I have a friend who is very familiar with the horror genre. He’s familiar with several different subgenres of horror (psychological thrillers, spiritual horror, monster horror, survival horror, ‘slasher’ horror, and probably more that I don’t even know about), from the written word to the screen, both large and small. He’s read everything from Poe to Lovecraft to King, and seen everything from Hitchcock to Romero to Raimi. He once told me what he thought was the most horrifying scene he’d ever seen in a motion picture. Hint, it wasn’t from a ‘horror’ movie.
It was the first twenty minutes of the movie Saving Private Ryan.
When asked why, he said it was because it actually happened, and there were men still alive who endured it and could confirm the accuracy of the reenactment of the action of the movie. When you consider that the action at Omaha Beach on the morning of June 6th, 1944, actually occurred over several hours, and was not limited just to that particular beach, and that thousands of young men (American, British, Canadian, and free French) died that day, the scale becomes even more tragic and horrifying.
People who are familiar with me, and are familiar with my writing (especially Ragnarok) know that I have a soft spot for “the greatest generation” and the Second World War. It comes from my father, who, as a tanker in the 3rd Army, saw combat in France, Belgium, and Germany. He did not go ashore that day in June; he landed well after the beachhead was secured (I don’t remember if he’d just arrived in England at the time, or if he was still en route). Yet, he too confirmed the reality he saw on that screen, with the comment to me that it was indeed realistic, but it was not like being there. Being there was far worse, he said.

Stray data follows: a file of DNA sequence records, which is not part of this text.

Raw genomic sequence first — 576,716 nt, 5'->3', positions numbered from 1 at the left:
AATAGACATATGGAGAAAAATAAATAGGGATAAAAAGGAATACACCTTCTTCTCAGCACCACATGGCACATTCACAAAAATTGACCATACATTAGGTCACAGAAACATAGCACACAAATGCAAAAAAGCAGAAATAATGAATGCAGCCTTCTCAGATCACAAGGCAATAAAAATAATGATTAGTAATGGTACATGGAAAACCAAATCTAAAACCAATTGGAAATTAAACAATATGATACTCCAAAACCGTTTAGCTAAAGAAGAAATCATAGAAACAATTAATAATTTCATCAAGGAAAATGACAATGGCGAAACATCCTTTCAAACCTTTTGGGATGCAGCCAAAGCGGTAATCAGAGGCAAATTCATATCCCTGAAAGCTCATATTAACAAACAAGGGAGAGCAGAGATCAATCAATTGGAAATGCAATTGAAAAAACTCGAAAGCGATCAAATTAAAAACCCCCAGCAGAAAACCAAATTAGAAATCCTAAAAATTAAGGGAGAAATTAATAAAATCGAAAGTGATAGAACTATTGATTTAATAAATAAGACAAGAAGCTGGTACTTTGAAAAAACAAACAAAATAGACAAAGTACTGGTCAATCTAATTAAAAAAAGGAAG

I’ve heard criticisms of Saving Private Ryan as being too jingoistic, or too “pro-America”. I don’t know about that; maybe they saw a different movie than I. I’ve found that the most effective anti-war movies are those that simply show what happened, that show the reality of war. That way, you don’t need to rely on hamfisted preaching. The point of the movie was to show what these men (and women) went through in order to liberate Europe, and the world, from the clutches of evil men. It demonstrated the sacrifices they made, and that it is nothing to take for granted. It showed that liberty was bought and paid for with blood, the blood of young men whose lives were cut tragically short.
The point is to honor these men and the sacrifices they made. They were called by their county, their republic, their king (in the case of the UK, Canada, and commonwealth nations), to put their lives on the line, and they did. Today, June 5th, 2019, I want to honor the heroes of D-Day. May their memory live forever in the hearts of free men.